Wild horses could soon return to Europe
Scientists say we could have wild horse populations running free in just two decades.
Wild populations of grazing animals have decreased or disappeared entirely across the globe.
This is causing problems in nature where plants and trees now grow wild and uncontrolled because no one is there to keep them in check.
Scientists are now looking at the possibility of rewilding these areas with past populations of big herbivores. Doing so could create safer habitats for endangered species and make the lives of conservationists easier as nature would increasingly be able to take care of itself.
That is why a team of scientists from Aarhus University in Denmark has identified 1.5 million hectares of land in Europe, which is suitable for rewilding. Who should inhabit these lands? Horses, say the scientists.
“It would not only benefit nature but also be economically sound,” says Jens-Christian Svenning, a professor from the institute for bioscience at Aarhus University. “It would allow us to let nature take care of itself instead of spending money on taking care of it because the big herbivores are missing.”
Svenning is behind the new study, which has been published in PLOS One.
Other species will benefit from wild horses
The study receives support from other conservation scientists.
Jonas Geldmann is a postdoc at the Natural History Museum of Denmark where he studies conservation biology and biodiversity. He says it is realistic to reintroduce wild horse populations in nature. Even more, the horses represent a better alternative to buffalos and moose—two species which have also been considered for rewilding purposes.
“Wild horses won’t create the same problems as buffalos or moose and they can benefit many other species through their grazing, which will create the open ecosystems that some plants and animals need,” says Geldmann.
Horses once dominated Earth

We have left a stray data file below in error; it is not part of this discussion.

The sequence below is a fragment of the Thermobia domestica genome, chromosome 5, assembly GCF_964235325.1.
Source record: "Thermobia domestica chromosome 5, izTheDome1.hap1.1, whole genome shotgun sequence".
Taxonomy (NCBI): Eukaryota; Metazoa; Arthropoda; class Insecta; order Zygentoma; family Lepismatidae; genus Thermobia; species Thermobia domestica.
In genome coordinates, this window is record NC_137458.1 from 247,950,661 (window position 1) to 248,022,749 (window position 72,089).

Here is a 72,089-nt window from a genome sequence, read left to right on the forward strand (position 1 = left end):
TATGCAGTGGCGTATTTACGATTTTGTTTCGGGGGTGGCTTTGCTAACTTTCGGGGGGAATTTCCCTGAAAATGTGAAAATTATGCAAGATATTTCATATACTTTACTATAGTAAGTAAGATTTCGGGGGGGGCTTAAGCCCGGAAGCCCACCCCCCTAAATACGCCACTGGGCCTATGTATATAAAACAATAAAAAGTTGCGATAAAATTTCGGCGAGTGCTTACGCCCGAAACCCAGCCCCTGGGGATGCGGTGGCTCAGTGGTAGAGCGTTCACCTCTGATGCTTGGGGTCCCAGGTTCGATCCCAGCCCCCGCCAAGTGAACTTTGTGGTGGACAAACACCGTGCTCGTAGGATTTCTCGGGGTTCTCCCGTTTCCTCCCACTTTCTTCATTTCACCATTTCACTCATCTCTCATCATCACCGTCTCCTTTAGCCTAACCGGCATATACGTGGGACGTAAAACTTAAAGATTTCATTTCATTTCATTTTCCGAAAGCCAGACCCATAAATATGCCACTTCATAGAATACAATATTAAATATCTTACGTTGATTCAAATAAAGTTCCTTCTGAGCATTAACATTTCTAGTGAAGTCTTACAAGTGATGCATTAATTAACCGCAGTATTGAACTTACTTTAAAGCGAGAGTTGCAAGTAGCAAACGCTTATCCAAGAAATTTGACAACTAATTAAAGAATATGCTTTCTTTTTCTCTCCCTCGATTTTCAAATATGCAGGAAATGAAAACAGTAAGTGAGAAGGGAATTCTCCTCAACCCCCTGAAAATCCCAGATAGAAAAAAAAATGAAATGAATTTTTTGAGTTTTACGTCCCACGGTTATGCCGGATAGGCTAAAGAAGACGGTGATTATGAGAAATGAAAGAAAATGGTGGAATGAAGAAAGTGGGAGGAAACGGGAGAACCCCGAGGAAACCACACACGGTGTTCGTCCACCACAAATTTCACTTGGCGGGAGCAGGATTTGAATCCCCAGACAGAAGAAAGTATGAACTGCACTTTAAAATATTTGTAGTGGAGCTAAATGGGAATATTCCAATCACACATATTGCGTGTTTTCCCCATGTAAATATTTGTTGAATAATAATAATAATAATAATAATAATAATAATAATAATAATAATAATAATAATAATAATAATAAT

Historically, horses have been one of the most successful animals on the planet and until 10,000 years ago they roamed free in Europe, North Africa, Asia, and most of the Americas.
But wild horse populations have collapsed since then and disappeared almost completely throughout the 20th century. Only a few of the original populations are left today.
Some places have since experimented with re-releasing horses into the wild and it has proven surprisingly easy.
In 2003, a small group of horses was released on Langeland, a small island in Denmark. They are currently living almost entirely without help from humans all the while their presence benefits the local nature.
Professional forester Søren Kirk Strandgaard oversees the horse experiment on Langeland. He calls it a clear-cut success. He would like to see horses reintroduced to more areas in Denmark.
“But it should happen in fenced off areas as it would cause too many problems if horses are running wild on the roads or on farmers’ fields,” says Strandgaard.
People need to change their views on horses
The new study shows that horses could thrive in anything from the cold regions in the north to the dry and tropical in south.
But even so, repopulating Europe’s wilderness with horses could pose certain problems--one in particular is that people tend to think of horses as a purely domesticated animal.
According to Svenning, people might have problems with seeing horses in the wild when the horses become sick or injured.
“But this is purely a question of communication and it can be solved by putting the right information out there,” he says.
Translated by: Kristian Secher
- A Geographic Assessment of the Global Scope for Rewilding with Wild-Living Horses (Equus ferus), Plos One, DOI: 10.1371/journal.pone.0132359